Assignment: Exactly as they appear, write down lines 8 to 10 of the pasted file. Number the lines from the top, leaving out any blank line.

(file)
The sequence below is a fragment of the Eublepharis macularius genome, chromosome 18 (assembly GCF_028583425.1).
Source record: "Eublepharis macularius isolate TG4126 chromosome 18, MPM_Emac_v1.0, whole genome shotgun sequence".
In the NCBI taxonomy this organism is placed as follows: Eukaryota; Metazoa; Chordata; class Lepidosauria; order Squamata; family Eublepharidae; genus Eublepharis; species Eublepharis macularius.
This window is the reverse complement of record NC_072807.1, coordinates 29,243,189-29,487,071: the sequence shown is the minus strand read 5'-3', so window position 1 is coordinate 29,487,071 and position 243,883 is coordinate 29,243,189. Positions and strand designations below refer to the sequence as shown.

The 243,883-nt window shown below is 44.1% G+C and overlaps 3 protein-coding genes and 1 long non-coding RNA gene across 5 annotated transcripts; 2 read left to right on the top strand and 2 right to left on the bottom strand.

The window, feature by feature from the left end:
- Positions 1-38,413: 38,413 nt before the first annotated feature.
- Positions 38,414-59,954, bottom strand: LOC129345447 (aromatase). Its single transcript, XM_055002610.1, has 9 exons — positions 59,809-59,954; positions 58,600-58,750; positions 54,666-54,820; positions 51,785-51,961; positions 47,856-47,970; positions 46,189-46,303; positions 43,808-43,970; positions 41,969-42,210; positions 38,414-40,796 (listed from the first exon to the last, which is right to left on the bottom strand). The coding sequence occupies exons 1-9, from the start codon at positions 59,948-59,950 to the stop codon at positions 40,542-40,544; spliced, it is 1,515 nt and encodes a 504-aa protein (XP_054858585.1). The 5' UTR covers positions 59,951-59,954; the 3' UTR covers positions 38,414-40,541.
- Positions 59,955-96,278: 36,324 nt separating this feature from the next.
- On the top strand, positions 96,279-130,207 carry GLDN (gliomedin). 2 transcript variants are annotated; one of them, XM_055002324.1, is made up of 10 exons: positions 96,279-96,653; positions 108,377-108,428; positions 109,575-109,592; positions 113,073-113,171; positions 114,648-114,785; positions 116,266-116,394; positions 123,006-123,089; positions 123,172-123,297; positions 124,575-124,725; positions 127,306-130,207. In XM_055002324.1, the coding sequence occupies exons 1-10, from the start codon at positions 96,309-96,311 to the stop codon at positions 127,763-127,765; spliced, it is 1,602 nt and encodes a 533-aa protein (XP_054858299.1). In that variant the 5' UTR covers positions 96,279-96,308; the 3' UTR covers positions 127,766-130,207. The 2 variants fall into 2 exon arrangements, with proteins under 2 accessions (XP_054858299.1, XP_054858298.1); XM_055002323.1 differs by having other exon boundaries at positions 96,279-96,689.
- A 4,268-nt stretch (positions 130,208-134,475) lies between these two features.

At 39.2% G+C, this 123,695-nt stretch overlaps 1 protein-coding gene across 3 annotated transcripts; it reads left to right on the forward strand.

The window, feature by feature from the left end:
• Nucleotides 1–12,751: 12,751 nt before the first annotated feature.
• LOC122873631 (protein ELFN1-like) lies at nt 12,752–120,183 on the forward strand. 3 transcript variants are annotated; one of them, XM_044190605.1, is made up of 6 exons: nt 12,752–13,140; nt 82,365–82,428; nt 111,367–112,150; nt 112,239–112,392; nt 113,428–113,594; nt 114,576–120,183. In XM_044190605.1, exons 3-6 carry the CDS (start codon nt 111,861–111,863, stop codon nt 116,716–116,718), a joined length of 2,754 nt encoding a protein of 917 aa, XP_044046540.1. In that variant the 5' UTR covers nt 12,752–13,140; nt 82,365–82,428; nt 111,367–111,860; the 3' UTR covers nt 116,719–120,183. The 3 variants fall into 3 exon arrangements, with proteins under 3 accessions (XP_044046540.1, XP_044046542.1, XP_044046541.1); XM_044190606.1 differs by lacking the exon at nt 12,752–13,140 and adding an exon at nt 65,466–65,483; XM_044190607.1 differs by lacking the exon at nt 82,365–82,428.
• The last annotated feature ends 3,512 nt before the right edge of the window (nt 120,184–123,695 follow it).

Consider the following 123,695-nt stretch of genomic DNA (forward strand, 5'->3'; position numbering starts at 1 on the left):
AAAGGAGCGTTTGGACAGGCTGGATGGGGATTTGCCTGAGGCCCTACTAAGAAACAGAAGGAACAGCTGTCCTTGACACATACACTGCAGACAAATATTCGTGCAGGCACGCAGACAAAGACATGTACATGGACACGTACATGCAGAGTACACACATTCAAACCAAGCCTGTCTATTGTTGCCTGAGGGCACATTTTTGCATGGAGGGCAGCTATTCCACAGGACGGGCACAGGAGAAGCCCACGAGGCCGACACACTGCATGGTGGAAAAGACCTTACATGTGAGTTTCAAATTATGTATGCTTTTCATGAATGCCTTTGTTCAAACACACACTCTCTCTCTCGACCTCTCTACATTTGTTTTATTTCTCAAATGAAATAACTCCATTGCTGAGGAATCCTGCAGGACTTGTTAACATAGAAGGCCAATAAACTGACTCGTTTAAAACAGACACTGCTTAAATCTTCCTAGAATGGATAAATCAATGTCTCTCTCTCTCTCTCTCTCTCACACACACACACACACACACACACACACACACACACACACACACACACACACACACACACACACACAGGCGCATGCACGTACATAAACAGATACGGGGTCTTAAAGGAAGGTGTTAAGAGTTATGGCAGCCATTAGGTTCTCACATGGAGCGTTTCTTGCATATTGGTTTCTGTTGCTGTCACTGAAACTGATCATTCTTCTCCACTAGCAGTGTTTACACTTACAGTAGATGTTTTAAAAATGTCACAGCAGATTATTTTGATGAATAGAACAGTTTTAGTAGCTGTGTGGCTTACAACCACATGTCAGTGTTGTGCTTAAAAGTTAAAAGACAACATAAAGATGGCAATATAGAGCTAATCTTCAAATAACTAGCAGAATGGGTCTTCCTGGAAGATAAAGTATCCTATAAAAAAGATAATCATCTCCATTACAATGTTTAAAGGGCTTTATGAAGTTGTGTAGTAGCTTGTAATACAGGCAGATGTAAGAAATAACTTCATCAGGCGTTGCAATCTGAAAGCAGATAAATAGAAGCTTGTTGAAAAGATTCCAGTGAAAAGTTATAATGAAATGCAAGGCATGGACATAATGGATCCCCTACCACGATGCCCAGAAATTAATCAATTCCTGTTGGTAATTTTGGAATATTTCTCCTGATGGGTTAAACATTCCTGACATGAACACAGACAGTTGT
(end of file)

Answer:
- Positions 38,414-59,954, bottom strand: LOC129345447 (aromatase). Its single transcript, XM_055002610.1, has 9 exons — positions 59,809-59,954; positions 58,600-58,750; positions 54,666-54,820; positions 51,785-51,961; positions 47,856-47,970; positions 46,189-46,303; positions 43,808-43,970; positions 41,969-42,210; positions 38,414-40,796 (listed from the first exon to the last, which is right to left on the bottom strand). The coding sequence occupies exons 1-9, from the start codon at positions 59,948-59,950 to the stop codon at positions 40,542-40,544; spliced, it is 1,515 nt and encodes a 504-aa protein (XP_054858585.1). The 5' UTR covers positions 59,951-59,954; the 3' UTR covers positions 38,414-40,541.
- Positions 59,955-96,278: 36,324 nt separating this feature from the next.
- On the top strand, positions 96,279-130,207 carry GLDN (gliomedin). 2 transcript variants are annotated; one of them, XM_055002324.1, is made up of 10 exons: positions 96,279-96,653; positions 108,377-108,428; positions 109,575-109,592; positions 113,073-113,171; positions 114,648-114,785; positions 116,266-116,394; positions 123,006-123,089; positions 123,172-123,297; positions 124,575-124,725; positions 127,306-130,207. In XM_055002324.1, the coding sequence occupies exons 1-10, from the start codon at positions 96,309-96,311 to the stop codon at positions 127,763-127,765; spliced, it is 1,602 nt and encodes a 533-aa protein (XP_054858299.1). In that variant the 5' UTR covers positions 96,279-96,308; the 3' UTR covers positions 127,766-130,207. The 2 variants fall into 2 exon arrangements, with proteins under 2 accessions (XP_054858299.1, XP_054858298.1); XM_055002323.1 differs by having other exon boundaries at positions 96,279-96,689.